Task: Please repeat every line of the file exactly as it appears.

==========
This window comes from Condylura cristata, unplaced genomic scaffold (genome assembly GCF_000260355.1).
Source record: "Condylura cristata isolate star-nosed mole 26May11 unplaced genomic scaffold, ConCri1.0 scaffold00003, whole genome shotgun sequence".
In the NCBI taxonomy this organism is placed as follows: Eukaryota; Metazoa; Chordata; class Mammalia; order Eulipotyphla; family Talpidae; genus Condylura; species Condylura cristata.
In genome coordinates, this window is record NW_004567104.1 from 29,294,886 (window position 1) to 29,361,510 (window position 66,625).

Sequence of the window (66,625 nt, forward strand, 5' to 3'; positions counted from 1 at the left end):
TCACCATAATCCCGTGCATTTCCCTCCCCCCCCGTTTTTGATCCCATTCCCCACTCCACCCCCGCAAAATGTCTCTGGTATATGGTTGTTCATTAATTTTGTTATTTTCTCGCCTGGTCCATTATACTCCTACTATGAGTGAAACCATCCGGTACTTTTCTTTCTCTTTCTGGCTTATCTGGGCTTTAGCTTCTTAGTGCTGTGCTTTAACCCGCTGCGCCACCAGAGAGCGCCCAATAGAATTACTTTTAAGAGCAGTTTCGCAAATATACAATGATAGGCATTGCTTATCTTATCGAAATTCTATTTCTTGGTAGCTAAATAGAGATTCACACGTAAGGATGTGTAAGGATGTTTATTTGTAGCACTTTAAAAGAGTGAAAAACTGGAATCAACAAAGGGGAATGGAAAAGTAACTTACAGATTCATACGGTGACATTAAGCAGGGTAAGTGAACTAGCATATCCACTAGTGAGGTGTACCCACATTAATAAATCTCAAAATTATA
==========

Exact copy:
This window comes from Condylura cristata, unplaced genomic scaffold (genome assembly GCF_000260355.1).
Source record: "Condylura cristata isolate star-nosed mole 26May11 unplaced genomic scaffold, ConCri1.0 scaffold00003, whole genome shotgun sequence".
In the NCBI taxonomy this organism is placed as follows: Eukaryota; Metazoa; Chordata; class Mammalia; order Eulipotyphla; family Talpidae; genus Condylura; species Condylura cristata.
In genome coordinates, this window is record NW_004567104.1 from 29,294,886 (window position 1) to 29,361,510 (window position 66,625).

Sequence of the window (66,625 nt, forward strand, 5' to 3'; positions counted from 1 at the left end):
TCACCATAATCCCGTGCATTTCCCTCCCCCCCCGTTTTTGATCCCATTCCCCACTCCACCCCCGCAAAATGTCTCTGGTATATGGTTGTTCATTAATTTTGTTATTTTCTCGCCTGGTCCATTATACTCCTACTATGAGTGAAACCATCCGGTACTTTTCTTTCTCTTTCTGGCTTATCTGGGCTTTAGCTTCTTAGTGCTGTGCTTTAACCCGCTGCGCCACCAGAGAGCGCCCAATAGAATTACTTTTAAGAGCAGTTTCGCAAATATACAATGATAGGCATTGCTTATCTTATCGAAATTCTATTTCTTGGTAGCTAAATAGAGATTCACACGTAAGGATGTGTAAGGATGTTTATTTGTAGCACTTTAAAAGAGTGAAAAACTGGAATCAACAAAGGGGAATGGAAAAGTAACTTACAGATTCATACGGTGACATTAAGCAGGGTAAGTGAACTAGCATATCCACTAGTGAGGTGTACCCACATTAATAAATCTCAAAATTATA